FAIL (the browser should render some flash content, not this).

Modelling Southern Ocean Climate

Reference
Bodas-Salcedo, A., Williams, K.D., Ringer, M.A., Beau, I., Cole, J.N.S., Dufresne, J.-L., Koshiro, T., Stevens, B., Wang, Z. and Yokohata, T. 2014. Origins of the solar radiation biases over the Southern Ocean in CFMIP2 models. Journal of Climate 27: 41-56.
According to Bodas-Salcedo et al. (2014), "the Southern Ocean plays an important role in the Earth's climate," as it is "a region of upwelling of intermediate waters and also of formation of deep waters farther south, connecting the ocean interior with the surface (e.g., Marshall and Speer, 2012)," which facts, as they continue, make it "an important part of the meridional overturning circulation." And as "one of the few areas where the deep ocean is connected to the surface," they say "it also plays a key role in CO2 and heat uptake (Calderia and Duffy, 2000; Kuhlbrodt and Gregory, 2012)," while noting that "details of the circulation in the Southern Ocean play a crucial role in determining the evolution of the Antarctic ice sheets and sea level," citing Holland et al. (2010) and Bouttes et al. (2012).

In an attempt to promote progress in modelling these important aspects of Earth's climate system, Bodas-Salcedo et al. "studied the role of clouds in the Southern Ocean's solar radiation budget in the atmosphere-only simulations of the Cloud Feedback Model Intercomparison Project phase 2 (CFMIP2)," noting that the clouds of this region "may have a leading role in controlling the solar radiation that is absorbed by the climate system in those latitudes."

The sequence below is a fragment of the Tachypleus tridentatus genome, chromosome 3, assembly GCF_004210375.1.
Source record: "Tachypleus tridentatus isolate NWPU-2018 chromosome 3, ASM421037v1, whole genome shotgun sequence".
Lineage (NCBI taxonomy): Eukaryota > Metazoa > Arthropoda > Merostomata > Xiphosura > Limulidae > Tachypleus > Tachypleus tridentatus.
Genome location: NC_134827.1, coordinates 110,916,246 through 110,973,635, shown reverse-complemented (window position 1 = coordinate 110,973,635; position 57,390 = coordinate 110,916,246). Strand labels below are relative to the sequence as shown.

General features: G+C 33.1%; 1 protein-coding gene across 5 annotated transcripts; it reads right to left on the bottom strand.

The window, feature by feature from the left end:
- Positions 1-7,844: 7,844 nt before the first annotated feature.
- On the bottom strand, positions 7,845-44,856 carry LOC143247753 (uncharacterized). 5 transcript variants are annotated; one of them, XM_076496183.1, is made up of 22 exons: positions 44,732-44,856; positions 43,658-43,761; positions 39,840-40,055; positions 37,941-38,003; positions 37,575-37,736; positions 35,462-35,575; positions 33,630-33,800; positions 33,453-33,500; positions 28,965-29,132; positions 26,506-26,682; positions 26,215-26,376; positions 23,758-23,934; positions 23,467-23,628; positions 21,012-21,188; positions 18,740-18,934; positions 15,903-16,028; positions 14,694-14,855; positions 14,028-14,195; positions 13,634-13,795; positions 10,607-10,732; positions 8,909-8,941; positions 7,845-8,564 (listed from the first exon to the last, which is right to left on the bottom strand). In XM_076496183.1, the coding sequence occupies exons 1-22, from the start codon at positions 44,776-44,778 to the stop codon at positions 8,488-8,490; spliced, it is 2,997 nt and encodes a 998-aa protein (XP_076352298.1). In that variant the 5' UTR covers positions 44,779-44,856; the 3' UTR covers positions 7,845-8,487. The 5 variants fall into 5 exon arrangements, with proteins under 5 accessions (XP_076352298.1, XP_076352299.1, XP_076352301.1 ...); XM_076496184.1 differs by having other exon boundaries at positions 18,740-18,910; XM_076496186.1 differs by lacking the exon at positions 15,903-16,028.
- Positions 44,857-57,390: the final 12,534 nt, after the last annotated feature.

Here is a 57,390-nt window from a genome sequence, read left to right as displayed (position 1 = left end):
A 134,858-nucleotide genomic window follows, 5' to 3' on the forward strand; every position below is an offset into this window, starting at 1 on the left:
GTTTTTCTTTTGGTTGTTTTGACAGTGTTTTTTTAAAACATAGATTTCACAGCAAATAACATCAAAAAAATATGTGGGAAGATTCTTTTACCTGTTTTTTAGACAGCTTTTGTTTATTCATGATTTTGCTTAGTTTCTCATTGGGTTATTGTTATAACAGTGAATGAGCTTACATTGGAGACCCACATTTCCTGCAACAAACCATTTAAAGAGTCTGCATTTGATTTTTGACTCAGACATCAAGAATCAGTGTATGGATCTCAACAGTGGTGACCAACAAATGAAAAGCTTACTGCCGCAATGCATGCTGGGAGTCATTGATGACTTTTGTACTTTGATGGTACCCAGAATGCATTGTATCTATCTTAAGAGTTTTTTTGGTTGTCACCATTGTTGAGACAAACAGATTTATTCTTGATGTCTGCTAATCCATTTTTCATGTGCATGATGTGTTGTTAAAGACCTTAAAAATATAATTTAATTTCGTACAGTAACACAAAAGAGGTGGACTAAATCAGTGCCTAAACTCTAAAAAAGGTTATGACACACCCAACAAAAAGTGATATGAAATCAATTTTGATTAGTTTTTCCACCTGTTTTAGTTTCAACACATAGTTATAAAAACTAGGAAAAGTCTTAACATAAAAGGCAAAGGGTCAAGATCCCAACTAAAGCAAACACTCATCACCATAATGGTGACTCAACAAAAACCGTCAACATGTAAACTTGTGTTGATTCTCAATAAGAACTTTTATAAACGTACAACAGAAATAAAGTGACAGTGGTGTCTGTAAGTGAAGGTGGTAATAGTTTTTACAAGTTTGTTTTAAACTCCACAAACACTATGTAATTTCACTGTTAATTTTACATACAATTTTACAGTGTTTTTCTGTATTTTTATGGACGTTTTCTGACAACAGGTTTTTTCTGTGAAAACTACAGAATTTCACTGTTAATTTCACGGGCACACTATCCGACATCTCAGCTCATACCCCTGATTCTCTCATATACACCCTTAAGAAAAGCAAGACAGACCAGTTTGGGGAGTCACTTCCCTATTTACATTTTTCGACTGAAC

The international team of ten researchers from six different countries concluded from their several analyses that the midlevel cloud regime "is the main contributor to reflected shortwave radiation biases." And, therefore, they suggest that "improving the simulation of these cloud types should help reduce the biases in the simulation of the solar radiation budget in the Southern Ocean in climate models."

The final conclusions of Bodas-Salcedo et al. are that (1) future work should "focus on quantifying the role of these clouds in the radiation budget over the Southern Ocean," and that (2) "this should help elucidate the relative contribution of these situations to the solar radiation budget over the Southern Ocean." And these statements clearly indicate that we are still not at the point where we have an acceptable working model of the Southern Ocean that adequately portrays its impact on earth's global climate.

Additional References
Bouttes, N., Gregory, J.M., Kuhlbrodt, T. and Suzuki, T. 2012. The effect of wind-stress change on future sea level change in the Southern Ocean. Geophysical Research Letters 39: 10.1029/2012GL054207.

Caldeira, K. and Duffy, P.B. 2000. The role of the Southern Ocean in uptake and storage of anthropogenic carbon dioxide. Science 287: 620-622.

Holland, P.R., Jenkins, A. and Holland, D.M. 2010. Ice and ocean processes in the Bellingshausen Sea, Antarctica. Journal of Geophysical Research 115: 10.1029/2008JC005219.

Kuhlbrodt, T. and Gregory, J.M. 2012. Ocean heat uptake and its consequences for the magnitude of sea level rise and climate change. Geophysical Research Letters 39: 10.1029/2012GL052952.

Marshall, J. and Speer, K. 2012. Closure of the meridional overturning circulation through Southern Ocean upwelling. Nature Geoscience 5: 171-180.

Archived 2 April 2014